A crucial benchmark for climate action is at risk. Why it matters now more than ever.



Several recent reports
have pointed out that without significant, immediate action to lower global warming emissions, we are getting dangerously close to blowing past emissions levels that would lead to a 2°C or more increase in global temperatures. That may lead some to think that the 2°C benchmark is becoming increasingly irrelevant, but nothing could be further from the truth.

The growing risk that we may reach 2°C is an ever more urgent reminder that we must make swift, deep emissions reductions and invest in building resilience to the worsening climate impacts that we are locking in.

This is a moment for sober stock-taking (i.e. not the usual passing-the-buck, gratuitous finger-pointing, or creative emissions accounting — all of which are currently much in evidence at the UNFCCC negotiations underway in Doha) of why we’ve failed to act despite the very real risks of climate change that are even now starting to affect millions of people. And it provides a renewed sense of urgency that we must take all prudent steps to keep future temperature increases as low as possible. To do otherwise would be risking the health and well-being of people and our planet now and in the future.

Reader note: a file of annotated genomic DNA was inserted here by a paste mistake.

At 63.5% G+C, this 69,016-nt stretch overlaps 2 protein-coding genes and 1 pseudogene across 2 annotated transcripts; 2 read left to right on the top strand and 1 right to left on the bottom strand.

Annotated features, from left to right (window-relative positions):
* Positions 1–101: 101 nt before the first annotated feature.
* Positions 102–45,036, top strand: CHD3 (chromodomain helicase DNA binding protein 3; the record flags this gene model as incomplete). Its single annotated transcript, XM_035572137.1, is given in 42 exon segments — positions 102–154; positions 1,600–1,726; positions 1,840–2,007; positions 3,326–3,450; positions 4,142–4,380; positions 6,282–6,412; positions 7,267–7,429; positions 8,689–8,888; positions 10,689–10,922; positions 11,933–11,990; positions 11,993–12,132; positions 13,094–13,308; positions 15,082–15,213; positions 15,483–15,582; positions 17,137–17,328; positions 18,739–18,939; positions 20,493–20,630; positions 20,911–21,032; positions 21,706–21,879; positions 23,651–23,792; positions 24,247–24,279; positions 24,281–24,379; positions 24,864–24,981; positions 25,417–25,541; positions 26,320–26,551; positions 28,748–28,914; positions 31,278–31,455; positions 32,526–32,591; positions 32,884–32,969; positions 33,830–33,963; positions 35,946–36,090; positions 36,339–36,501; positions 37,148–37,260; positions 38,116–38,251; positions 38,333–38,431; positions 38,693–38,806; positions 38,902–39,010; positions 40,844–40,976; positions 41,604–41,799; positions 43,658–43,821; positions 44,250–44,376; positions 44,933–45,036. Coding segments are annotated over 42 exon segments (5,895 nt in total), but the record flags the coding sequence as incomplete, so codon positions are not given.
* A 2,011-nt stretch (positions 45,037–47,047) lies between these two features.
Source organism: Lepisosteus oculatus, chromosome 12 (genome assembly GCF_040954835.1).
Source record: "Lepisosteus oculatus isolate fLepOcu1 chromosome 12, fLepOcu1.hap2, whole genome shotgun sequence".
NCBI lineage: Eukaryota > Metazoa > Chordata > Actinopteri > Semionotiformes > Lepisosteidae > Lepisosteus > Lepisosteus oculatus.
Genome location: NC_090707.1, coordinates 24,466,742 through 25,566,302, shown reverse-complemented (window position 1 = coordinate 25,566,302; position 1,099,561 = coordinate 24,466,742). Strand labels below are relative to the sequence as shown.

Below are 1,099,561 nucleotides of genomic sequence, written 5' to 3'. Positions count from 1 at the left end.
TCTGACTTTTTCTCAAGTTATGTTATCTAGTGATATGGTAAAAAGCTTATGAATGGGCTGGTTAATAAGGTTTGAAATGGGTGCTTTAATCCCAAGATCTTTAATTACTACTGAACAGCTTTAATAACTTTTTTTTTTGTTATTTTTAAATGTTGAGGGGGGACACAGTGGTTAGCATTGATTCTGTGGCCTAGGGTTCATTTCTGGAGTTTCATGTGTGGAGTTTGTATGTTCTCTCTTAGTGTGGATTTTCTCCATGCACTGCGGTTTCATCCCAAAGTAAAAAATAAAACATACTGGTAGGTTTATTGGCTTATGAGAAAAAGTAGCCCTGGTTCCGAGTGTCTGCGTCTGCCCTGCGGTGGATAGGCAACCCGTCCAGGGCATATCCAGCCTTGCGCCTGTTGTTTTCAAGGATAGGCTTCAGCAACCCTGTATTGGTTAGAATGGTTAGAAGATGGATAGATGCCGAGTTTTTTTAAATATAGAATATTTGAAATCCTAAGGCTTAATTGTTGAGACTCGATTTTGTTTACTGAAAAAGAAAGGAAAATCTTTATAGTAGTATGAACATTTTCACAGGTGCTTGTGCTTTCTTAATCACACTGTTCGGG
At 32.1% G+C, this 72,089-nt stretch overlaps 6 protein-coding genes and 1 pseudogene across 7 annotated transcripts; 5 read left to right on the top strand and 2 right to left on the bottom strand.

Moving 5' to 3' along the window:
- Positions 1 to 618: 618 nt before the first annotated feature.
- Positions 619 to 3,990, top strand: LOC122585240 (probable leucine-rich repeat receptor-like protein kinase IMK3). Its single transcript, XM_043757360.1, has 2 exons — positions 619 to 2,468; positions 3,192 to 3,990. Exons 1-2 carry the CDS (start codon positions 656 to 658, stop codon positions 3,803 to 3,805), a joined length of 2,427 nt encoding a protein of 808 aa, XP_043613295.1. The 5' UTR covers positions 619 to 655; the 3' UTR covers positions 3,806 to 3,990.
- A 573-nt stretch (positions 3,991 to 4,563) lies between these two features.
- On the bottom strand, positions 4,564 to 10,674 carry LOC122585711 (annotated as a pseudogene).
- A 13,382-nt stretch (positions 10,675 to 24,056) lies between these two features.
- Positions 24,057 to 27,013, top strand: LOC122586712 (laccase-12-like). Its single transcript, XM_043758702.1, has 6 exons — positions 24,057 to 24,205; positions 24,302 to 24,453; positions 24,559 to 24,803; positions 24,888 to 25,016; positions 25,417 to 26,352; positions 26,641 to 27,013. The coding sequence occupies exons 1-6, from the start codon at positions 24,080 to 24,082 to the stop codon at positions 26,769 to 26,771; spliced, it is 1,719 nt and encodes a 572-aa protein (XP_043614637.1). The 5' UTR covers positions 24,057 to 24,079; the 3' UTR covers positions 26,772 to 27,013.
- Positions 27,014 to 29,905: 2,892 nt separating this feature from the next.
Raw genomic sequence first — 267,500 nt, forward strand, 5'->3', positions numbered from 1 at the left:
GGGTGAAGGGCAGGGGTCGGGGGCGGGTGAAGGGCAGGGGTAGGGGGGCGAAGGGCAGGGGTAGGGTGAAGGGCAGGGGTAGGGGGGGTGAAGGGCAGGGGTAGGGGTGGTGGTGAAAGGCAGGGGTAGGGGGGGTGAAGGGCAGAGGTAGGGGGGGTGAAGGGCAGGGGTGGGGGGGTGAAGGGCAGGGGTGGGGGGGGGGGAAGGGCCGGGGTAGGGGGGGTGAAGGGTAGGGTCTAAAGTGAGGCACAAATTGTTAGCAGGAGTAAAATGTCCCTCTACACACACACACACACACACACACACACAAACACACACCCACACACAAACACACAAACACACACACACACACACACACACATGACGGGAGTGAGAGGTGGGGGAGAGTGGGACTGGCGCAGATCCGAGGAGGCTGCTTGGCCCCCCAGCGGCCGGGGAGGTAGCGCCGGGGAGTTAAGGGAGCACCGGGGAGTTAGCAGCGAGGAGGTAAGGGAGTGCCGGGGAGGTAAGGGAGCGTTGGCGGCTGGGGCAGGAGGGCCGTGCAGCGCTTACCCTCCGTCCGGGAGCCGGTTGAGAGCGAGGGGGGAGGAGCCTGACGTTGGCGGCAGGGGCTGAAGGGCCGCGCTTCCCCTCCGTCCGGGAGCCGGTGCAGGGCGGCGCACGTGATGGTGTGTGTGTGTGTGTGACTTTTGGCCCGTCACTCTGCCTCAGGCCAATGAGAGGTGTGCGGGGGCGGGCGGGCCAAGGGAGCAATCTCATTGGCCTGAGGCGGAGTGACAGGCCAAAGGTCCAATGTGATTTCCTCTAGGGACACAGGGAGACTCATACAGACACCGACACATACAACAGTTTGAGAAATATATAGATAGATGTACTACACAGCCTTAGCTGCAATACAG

Why the 2°C goal matters

The 2°C goal for climate action has been broadly endorsed by the world’s leaders, first at the G8 summit in Aquila in July 2009 and then later by a much larger group of countries at the Copenhagen climate talks in December 2009. (Several countries have endorsed an even lower target of 1.5°C, including the small island states, and most African countries and other least developed countries, which are and will be most seriously affected by climate change.)